Tag Archives: David S. Atkinson

There’s a rabbit living under my kitchen sink…. by David S. Atkinson

There’s a rabbit that lives under my sink in the kitchen. He built a nest out of quarks and gravitons down there at the back behind my tools, cleaning products, and grocery bags. He has shag fur and diesel fuel for blood.

To the casual observer, he would look more like a penguin. They’d think: Hey, that’s a penguin with shag for fur and diesel fuel for blood living in that quark and graviton nest under that guy’s sink. However, I know it’s really a rabbit.

The rabbit knows a secret passage under the sink that leads into my walls. During the day he reads a copy of The Diary of Bridget Jones he has in his nest, but at night he slides on his belly into the secret passage and slithers around in my walls. I can hear it. I can hear him chewing on celery that the government sends him. He slides into the space in the wall behind my bed and whispers to me while I sleep.

He whispers secrets from books about the old gods and the time before the universe was born. Books written by blind, mad monks who saw too much. Books revealing things man was never means to know. He whispers secrets about the time before time to drive me mad.

I don’t know how the rabbit knows these secrets. All he reads is that damn Diary of Bridget Jones. At least he’s not whispering things from that at night. Then I really would go mad.

The rabbit doesn’t like it when I talk to the bum down the street. The bum lives under parked cars and eats discarded mint dental floss. He asks me if I have spare change when I see him. That’s to let me know that he knows. The bum knows I know about the symbols hidden on coins. He knows that I walk toward the west.

He told me about his brother’s goldmine, a way to extract it from sagebrush out in Colorado. He discovered the secret by listening to vibrations from his fillings. That’s why he insisted on the silver amalgam. The polymer invisible ones don’t vibrate right.

The CIA took the goldmine away, though. His brother had filed his claim and everything, filed it in a dentist’s office instead of the land survey to them off, but they found out anyway. The CIA manipulated the maps so the goldmine was in Wyoming instead of Utah.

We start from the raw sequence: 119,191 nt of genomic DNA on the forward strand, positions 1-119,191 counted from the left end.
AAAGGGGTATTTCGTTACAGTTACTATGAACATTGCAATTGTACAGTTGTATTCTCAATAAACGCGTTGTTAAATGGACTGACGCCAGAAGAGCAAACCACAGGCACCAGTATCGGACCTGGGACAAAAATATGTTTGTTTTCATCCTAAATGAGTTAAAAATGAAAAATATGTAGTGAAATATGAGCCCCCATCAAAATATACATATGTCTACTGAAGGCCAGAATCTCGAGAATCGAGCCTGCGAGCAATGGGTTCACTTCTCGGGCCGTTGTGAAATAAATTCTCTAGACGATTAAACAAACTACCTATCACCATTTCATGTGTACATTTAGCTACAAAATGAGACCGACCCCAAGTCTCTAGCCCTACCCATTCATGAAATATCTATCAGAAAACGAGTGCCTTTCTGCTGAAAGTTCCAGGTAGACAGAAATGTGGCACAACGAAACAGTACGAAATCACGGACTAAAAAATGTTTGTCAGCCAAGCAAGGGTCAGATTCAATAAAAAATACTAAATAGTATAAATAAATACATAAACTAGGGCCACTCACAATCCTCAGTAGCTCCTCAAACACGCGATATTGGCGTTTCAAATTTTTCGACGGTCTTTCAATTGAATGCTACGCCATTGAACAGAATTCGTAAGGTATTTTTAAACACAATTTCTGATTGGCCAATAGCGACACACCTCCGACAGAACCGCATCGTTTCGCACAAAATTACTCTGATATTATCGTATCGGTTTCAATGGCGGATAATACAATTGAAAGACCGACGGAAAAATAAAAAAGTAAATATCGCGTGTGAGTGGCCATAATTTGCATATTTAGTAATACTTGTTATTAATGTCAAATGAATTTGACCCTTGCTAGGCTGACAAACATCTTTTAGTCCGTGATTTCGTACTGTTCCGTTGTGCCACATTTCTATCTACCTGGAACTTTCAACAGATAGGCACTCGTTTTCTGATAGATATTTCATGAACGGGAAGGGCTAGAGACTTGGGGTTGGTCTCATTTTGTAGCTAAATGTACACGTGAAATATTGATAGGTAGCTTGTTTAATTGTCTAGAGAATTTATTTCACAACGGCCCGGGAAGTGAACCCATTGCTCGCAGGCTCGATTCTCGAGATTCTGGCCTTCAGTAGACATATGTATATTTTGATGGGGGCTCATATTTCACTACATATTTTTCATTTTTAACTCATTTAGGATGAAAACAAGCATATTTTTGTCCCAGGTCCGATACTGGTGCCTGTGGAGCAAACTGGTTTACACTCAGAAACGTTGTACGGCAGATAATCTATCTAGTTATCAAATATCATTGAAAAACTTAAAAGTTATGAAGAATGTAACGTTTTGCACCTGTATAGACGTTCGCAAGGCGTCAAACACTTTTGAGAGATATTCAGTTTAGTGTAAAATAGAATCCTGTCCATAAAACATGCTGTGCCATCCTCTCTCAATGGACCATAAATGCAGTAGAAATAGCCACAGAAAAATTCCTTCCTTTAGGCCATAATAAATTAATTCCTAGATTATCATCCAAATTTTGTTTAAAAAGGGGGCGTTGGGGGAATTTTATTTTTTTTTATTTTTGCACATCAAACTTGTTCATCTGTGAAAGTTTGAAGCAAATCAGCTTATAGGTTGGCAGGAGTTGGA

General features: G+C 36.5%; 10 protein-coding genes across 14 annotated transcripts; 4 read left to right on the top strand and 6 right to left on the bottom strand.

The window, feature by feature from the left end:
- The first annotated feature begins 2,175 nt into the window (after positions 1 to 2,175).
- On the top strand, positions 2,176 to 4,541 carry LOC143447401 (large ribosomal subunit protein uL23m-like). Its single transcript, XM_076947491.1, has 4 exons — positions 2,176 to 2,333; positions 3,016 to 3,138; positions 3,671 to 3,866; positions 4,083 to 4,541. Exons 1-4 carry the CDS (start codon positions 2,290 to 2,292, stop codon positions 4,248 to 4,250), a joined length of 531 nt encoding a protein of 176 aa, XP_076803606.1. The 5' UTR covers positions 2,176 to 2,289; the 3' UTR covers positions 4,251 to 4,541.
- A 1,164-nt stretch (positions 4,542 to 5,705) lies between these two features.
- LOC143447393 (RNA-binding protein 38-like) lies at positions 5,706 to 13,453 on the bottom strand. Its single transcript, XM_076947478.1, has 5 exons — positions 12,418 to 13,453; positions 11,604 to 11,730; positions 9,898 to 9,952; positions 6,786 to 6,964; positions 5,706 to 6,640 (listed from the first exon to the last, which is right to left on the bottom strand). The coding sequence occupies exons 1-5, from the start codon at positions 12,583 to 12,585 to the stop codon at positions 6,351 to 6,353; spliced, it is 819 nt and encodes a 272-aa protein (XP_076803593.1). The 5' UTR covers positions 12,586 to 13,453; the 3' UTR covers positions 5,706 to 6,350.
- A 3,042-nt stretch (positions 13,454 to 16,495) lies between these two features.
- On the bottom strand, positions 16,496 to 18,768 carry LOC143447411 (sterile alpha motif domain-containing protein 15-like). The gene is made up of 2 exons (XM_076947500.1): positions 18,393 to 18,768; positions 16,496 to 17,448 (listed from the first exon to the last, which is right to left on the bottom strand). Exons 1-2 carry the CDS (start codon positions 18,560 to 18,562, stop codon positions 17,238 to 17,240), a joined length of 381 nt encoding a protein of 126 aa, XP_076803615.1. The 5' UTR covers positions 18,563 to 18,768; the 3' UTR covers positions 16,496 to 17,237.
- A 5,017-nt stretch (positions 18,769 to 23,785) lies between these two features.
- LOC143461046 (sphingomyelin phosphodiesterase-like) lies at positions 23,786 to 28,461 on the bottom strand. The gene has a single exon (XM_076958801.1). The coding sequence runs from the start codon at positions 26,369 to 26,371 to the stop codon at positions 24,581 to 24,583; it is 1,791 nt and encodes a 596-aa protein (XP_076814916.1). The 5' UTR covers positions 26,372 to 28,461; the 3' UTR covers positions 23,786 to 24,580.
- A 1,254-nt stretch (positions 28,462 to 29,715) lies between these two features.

The bum knows I can help. I know about longitudes and latitudes.

The rabbit doesn’t like it when I talk to the bum. He knows the bum would share the gold with me if I helped get the mine back. Then I could line my walls and not hear the rabbit whisper secrets at night. Then I’d be free from him.

I’m not worried, though. Even if I don’t get the goldmine back, I can always pretend to be a cola. Everyone knows that cola is a rabbit’s greatest fear. Have you ever seen a rabbit drink a cola? You haven’t, because rabbits fear cola more than anything else.

Even more than plastic wrap.

I’ve got that rabbit under control. I’ll let him whisper some…just to learn a few things. If I get tired of it, or need to sleep, I’ll just pretend to be a cola. That’d show him. That’d show any rabbit.

David S. Atkinson is the author of “Bones Buried in the Dirt” and the forthcoming “The Garden of Good and Evil Pancakes” (EAB Publishing, spring 2014). His writing appears in “Bartleby Snopes,” “Grey Sparrow Journal,” “Interrobang?! Magazine,” “Atticus Review,” and others. His writing website is http://davidsatkinsonwriting.com/ and he spends his non-literary time working as a patent attorney in Denver.

Ideas: Where to Get Them and What to Do When They Won’t Leave by David S. Atkinson

People are always asking me where I get my ideas.  I’ve never really understood that.  I mean, I run into them all over the place: supermarkets, taxis, parties, begging for spare change on street corners, orgies, drunk tanks, you know…all sorts of every day places.  Frankly, the biggest problem is getting rid of the worthless ones.

For example, take the one I ran into back in March.  I was at the biannual convention in Tucson for people who like to use the word ‘nipple’ inappropriately.  Advance reports suggested this one wasn’t going to amount to much new, but I figured I’d go anyway just to get some of the obligatory networking out of the way.  Put in a little face time in the industry and what not, just to keep my name fresh in everyone’s mind.

About the time I’d had as much pointless handshaking and business card exchanging as I could stomach, I headed to the refreshment table for a well-deserved break and some free stale pretzels.  There was already an idea hanging out when I got there, opening and chugging one can of Diet Coke after another.

“Hey,” he gasped between cartridges.  “How’s it going, guy?”

“Good,” I replied perfunctorily while trying to pretend to be deeply engaged in the debate between a bear claw and a cruller.  “Not doing too bad at least.”

I was not, needless to say though I will say it anyway, anxious to get into it with this idea.  He was dressed up in faded brown corduroy and the Battle of Hastings.  The soles of his shoes were peeling off and the Magna Carta hung out of one of his torn pockets.  Clearly, he was a bad idea if I’d ever seen one.  Maybe even Harold & Kumar Go to White Castle bad.

“Working with anybody right now?”  He wiped mustard from his fingers on the checkered paper tablecloth, though none of the snacks on the table included any mustard.  “You look like a classy sort.  Maybe we should hook up sometime.”

“Sure,” I replied, stuffing pretzels into my mouth to make it clear I wasn’t really seriously considering such.  “Maybe someday.”

“Really, we should,” the idea belched.  “I bet you’d be right up my alley.  Into weenie dogs?”

“Isn’t everyone?”

I pretended to catch sight of someone across the room right then.  “Ben!  Hey, Ben,” I shouted to no one.  “Where’ve you been hiding, you old dog?  Sorry, got to run,” I hastily told the idea before charging purposefully but aimlessly across the room.  Then I ducked into the can and cleared out of that snooze fest as soon as the coast was clear.